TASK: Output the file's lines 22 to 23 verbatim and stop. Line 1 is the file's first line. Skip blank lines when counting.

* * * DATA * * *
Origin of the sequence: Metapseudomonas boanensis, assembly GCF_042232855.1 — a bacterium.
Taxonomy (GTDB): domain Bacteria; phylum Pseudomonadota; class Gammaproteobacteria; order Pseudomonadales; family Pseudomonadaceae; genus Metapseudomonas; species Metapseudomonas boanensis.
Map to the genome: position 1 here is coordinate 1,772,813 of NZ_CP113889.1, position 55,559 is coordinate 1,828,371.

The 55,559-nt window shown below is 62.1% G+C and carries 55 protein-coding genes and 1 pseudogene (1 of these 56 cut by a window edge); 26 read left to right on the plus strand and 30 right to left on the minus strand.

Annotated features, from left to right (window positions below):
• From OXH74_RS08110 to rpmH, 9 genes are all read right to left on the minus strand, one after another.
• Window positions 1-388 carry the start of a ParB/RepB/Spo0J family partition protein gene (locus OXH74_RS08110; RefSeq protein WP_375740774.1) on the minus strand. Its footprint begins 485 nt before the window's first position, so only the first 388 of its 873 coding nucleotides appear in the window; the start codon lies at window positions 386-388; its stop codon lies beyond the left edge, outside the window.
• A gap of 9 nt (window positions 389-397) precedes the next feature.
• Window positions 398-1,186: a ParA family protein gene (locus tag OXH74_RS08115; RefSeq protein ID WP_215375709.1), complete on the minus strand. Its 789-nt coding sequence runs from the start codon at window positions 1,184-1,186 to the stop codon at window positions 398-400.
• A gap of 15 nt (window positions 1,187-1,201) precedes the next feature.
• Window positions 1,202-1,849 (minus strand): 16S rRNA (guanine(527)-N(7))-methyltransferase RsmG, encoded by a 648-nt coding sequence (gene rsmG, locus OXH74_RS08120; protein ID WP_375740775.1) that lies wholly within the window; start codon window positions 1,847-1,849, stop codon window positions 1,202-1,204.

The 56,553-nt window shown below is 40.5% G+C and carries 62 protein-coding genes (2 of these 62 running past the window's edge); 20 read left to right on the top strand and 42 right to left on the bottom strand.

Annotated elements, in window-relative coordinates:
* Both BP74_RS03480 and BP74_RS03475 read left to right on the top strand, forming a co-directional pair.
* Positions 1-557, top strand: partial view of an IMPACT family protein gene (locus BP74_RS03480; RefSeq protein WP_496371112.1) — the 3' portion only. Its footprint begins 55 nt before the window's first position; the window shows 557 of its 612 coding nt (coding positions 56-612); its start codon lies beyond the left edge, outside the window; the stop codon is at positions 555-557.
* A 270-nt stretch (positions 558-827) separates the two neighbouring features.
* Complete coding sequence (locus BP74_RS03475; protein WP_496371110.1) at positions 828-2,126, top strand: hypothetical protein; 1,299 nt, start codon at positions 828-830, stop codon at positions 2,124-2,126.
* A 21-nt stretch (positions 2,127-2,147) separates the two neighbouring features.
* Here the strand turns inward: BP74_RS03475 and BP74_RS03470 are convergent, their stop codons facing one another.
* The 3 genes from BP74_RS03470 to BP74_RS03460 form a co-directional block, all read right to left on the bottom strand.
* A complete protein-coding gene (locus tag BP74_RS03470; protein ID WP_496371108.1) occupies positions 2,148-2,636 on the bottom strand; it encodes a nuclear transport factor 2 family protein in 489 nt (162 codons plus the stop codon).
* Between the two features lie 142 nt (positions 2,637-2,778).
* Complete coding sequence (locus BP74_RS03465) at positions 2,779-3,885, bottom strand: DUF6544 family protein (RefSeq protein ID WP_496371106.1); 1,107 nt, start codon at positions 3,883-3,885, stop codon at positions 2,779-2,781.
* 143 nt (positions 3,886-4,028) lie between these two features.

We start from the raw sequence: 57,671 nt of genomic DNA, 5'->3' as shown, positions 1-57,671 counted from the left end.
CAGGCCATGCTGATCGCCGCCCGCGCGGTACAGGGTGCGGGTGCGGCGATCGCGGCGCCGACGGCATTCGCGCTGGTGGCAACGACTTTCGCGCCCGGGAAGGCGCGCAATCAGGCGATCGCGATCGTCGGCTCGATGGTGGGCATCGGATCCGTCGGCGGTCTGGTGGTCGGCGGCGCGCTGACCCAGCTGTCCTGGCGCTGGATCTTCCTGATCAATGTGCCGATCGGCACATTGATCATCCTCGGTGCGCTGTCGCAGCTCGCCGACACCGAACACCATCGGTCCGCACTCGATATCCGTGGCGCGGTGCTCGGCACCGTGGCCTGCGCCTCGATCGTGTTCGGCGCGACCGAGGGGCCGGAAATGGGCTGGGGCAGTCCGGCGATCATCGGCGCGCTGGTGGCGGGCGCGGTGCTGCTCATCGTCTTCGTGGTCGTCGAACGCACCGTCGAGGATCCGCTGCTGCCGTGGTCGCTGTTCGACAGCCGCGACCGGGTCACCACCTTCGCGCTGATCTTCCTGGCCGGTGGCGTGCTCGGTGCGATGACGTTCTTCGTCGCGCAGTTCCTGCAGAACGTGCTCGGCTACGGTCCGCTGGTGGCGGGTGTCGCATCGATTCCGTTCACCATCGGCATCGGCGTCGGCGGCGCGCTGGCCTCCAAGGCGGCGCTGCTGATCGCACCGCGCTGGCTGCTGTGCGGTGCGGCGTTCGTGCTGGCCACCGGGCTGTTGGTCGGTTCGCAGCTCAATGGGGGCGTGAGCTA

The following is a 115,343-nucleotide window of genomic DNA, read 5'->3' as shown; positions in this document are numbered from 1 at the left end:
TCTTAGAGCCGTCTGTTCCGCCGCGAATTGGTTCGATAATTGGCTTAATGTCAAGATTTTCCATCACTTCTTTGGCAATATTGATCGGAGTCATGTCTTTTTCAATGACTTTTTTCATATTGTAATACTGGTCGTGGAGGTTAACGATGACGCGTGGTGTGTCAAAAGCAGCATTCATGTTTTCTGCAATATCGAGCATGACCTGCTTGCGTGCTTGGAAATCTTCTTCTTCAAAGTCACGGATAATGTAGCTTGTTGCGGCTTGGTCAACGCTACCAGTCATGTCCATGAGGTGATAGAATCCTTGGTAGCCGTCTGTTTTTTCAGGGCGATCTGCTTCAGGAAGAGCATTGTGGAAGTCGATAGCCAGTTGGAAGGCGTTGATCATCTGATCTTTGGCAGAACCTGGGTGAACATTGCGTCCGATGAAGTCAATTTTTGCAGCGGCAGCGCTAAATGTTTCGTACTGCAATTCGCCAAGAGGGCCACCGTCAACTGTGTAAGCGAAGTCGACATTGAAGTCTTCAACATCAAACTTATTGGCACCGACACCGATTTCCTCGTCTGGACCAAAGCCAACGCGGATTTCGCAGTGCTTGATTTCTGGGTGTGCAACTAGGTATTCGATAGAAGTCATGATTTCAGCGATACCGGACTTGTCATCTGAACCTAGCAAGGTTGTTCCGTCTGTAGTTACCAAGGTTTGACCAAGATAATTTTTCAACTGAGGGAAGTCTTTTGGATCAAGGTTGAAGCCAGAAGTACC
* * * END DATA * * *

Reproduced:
* Between the two features lie 142 nt (positions 2,637-2,778).
* Complete coding sequence (locus BP74_RS03465) at positions 2,779-3,885, bottom strand: DUF6544 family protein (RefSeq protein ID WP_496371106.1); 1,107 nt, start codon at positions 3,883-3,885, stop codon at positions 2,779-2,781.